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...all the interest was happening on her sleeve and we don’t really get to see it on the parade into the banquet because she’s arm in arm with King Philippe. According to ModeKoningin Mathilde, the dress is by Esmeralda Ammoun and that sleeve detail is art by Belgian artist Paula Raiglot. Let’s see it again another time.

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All of that leaves me to crown Grand Duchess Maria Teresa the ruler of the reds. Playing catch up to Queen Máxima’s red caftan from earlier in the week suits her well. And she finally gave us a different tiara – but only because this one was already out of the vault from the state banquet, let’s not get too crazy. She’s wearing the Chaumet Diamond and Pearl Choker Tiara with the pearls back on top.

Most Satisfying Tiara Sightings
Countess Alexandra and the Duchess of Castro
We don’t get to see these two tiaras that often, three cheers for any appearance at all: the Alexandrine Drop Tiara on the Countess of Frederiksborg and the Ancona Tiara on the Duchess of Castro.

Most Intriguing Designer Introduction
Princess Marie
Princess Marie’s sporty n' sparkly blue dress is from Elie Saab (per Laura). Elie Saab! Not a designer we see on Marie or really in the Danish royal house. So…more, please? From the department of no surprises at all, on the other hand, Marie wore her Diamond Floral Tiara. (Also: Prince Nikolai joined Princess Maria-Olympia and Prince Constantine-Alexios in making their gala debuts.)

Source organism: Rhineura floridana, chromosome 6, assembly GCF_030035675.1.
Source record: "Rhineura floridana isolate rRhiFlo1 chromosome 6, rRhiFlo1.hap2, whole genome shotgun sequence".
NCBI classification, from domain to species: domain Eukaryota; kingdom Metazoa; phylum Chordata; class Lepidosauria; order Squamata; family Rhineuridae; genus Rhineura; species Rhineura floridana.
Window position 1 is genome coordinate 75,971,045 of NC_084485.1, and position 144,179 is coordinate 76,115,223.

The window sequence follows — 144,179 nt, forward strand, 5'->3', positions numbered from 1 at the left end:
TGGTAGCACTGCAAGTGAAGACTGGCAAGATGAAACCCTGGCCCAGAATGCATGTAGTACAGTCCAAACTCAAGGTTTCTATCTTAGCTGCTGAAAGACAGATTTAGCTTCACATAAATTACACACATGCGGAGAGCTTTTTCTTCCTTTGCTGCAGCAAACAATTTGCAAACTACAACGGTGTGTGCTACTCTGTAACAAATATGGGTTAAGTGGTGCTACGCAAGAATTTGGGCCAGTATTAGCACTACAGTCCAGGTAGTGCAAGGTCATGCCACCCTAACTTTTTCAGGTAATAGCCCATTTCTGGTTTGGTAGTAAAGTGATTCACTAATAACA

Most Complicated Accessorizing
Queen Máxima
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Several of you have noted that Queen Máxima’s purple dress from King Willem-Alexander’s 50th birthday celebrations had been borrowed back from the ongoing Jan Taminiau exhibition, and were anxiously awaiting its appearance. Did she pick the right event for it, though? The dress has so much going on that I actually hate to see the sash over top of any of it. The Dutch Diamond Bandeau was probably her safest tiara choice.

Most Dubious Tiara Pairing
Queen Margrethe
Keld Navntoft/Kongehuset
Queen Margrethe had to plan ahead for the Naasut Tiara; it, along with Princess Benedikte’s Floral Tiara worn by Princess Alexandra of Sayn-Wittgenstein-Berleburg and the Khedive of Egypt Tiara worn by Queen Anne-Marie (neither pictured here) were on display in Koldinghus. And I can’t help but wonder…why? Looks-wise, I mean. That yellow gold doesn’t look its best with the settings on these diamonds. Oh well. It worked out alright with her new pink party dress. She still can’t resist a big sleeve, can she? Bless.

Prettiest in Pink, and Best of the Evening
Crown Princess Mary
Keld Navntoft/Kongehuset
 This dress. Crown Princess Mary's dress. Oh my. This is a piece of art by Lasse Spangenberg. Mary paired it perfectly with her Diamond, Ruby, and Spinel Necklace Tiara, the matching earrings, and even a brooch at the back of her hair. That brooch was a gift to her from the late Prince Henrik.

Time to get out those future Best of 2018 lists and ink some things in, methinks.

Do you spy any Best of 2018 prospects here? 
Who takes home your best dressed awards for the night?